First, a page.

Father Michael's Number Four Rule for the Interior Life: Never Be Afraid to Be Different.
Lessons from cycle II of the feria, according to the Ordinary Form of the Roman Rite:
I Corinthians 2: 10-16.
Psalm 145: 8-14.
Luke 4: 31-37.
The Twenty-Second Tuesday of Ordinary Time.
"A Jedi craves not these things!"
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3:02 PM 9/2/2014 — For those tuning in late, we've been focusing on the Apostolic lessons of Holy Mass taken from those Epistles of the Blessed Apostle Paul that had their genesis in his second missionary journey through Greece. We began in Thessalonica, where the Apostle had to intervene in a dispute about when the Second Coming of Christ was to occur; and his admonition to the disputants was as practical and down-to-earth as it could possibly be, reminding them that, as long as one is in the state of Grace, what difference does it make? Nor is it seemly, he tells them, that a Christian be the kind of person who is attracted to discussions about controversies or intrigue or esoteric speculations about the end times. In his best Yoda impersonation, he tells them, “A Jedi craves not these things.” When Christ comes again is his affair; as long as our souls are prepared, we don't need to worry about it; or, to put it another way, a Christian should learn to mind his own soul and his own business.
Even so, he didn't make a whole lot of converts in Thessalonica, and even less in Philippi and Athens, at least not while he was in those places; but, it seems the seeds of the Faith which he planted bore fruit later, reminding him—and us—that we shouldn't always look for the results of our efforts to manifest themselves. Athens, in particular, was where he had hoped to have the greatest success, given that the city was already steeped in philosophy, and where he thought the spiritual realities of the Gospel would find a welcomed audience; but, he makes the mistake of trying too hard to accommodate the Faith to that philosophical mindset, which results in the Faith being held up to ridicule.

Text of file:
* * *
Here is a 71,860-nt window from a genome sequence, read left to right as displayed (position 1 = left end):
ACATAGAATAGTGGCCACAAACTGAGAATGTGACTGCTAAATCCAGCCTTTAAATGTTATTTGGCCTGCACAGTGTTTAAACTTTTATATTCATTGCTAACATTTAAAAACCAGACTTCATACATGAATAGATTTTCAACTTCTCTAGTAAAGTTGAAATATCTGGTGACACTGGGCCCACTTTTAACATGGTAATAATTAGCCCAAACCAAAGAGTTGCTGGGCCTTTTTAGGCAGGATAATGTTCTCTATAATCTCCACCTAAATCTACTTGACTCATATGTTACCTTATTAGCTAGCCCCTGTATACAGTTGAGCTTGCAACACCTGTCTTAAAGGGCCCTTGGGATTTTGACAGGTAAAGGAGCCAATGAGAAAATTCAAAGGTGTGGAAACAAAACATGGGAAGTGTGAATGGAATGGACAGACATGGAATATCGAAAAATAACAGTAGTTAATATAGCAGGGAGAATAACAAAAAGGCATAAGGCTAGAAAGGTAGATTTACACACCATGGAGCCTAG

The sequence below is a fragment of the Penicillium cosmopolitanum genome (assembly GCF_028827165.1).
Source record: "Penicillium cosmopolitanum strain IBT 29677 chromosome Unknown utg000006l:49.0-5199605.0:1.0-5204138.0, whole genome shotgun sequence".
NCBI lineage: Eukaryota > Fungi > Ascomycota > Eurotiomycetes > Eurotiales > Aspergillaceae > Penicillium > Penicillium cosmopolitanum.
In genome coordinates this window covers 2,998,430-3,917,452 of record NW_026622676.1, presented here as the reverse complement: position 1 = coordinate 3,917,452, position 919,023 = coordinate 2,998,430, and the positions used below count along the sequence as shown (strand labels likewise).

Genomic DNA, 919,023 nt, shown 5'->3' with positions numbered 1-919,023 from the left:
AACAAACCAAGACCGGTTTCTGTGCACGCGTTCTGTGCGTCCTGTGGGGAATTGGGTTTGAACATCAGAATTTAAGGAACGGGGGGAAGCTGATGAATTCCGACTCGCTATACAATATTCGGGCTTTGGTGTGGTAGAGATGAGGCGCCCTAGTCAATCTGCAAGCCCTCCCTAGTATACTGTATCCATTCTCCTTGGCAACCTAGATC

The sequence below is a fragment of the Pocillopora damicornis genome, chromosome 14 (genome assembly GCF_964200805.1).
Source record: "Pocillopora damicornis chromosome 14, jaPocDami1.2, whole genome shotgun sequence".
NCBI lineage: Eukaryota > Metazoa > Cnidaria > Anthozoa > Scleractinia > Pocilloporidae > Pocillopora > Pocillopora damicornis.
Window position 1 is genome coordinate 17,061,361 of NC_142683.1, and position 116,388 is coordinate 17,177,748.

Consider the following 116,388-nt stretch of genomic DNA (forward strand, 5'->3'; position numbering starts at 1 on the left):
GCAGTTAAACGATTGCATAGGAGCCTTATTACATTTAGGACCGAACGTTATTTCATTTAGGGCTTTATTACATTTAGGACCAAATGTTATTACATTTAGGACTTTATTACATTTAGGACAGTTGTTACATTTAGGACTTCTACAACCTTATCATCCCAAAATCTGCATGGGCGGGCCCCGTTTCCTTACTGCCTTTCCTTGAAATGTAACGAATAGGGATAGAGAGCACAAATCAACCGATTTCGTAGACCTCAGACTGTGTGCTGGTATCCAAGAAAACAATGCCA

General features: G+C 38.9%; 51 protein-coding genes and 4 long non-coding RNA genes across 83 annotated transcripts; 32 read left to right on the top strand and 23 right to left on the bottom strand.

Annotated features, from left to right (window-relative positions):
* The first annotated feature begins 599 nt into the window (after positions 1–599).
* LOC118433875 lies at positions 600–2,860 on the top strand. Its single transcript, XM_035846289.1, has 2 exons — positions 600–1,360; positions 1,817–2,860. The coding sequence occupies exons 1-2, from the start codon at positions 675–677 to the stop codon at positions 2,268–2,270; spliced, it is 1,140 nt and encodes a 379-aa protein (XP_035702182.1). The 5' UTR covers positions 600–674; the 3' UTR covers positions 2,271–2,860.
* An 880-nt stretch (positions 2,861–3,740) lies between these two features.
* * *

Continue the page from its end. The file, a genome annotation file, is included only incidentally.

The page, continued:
Ironically, his greatest success comes in what should have been, by all rights, the toughest nut to crack: the depraved and debauched city of Corinth; and, his success there is precisely because he doesn't try to accommodate the Faith to the culture he finds there; he presents himself and the Gospel in a simple and straight-forward manner—or, has he puts it, without relying on worldly wisdom—and makes scores of converts. The lesson there, of course, was the necessity of being oneself. He reminds his converts in Corinth, writing to them afterward, of how and why he had failed in Athens, impressing upon them the need to resist the temptation of always trying to fit in, of being with the “in” crowd, and always trying to appear relevant, current and vital in the secular sense by addressing every issue of the day.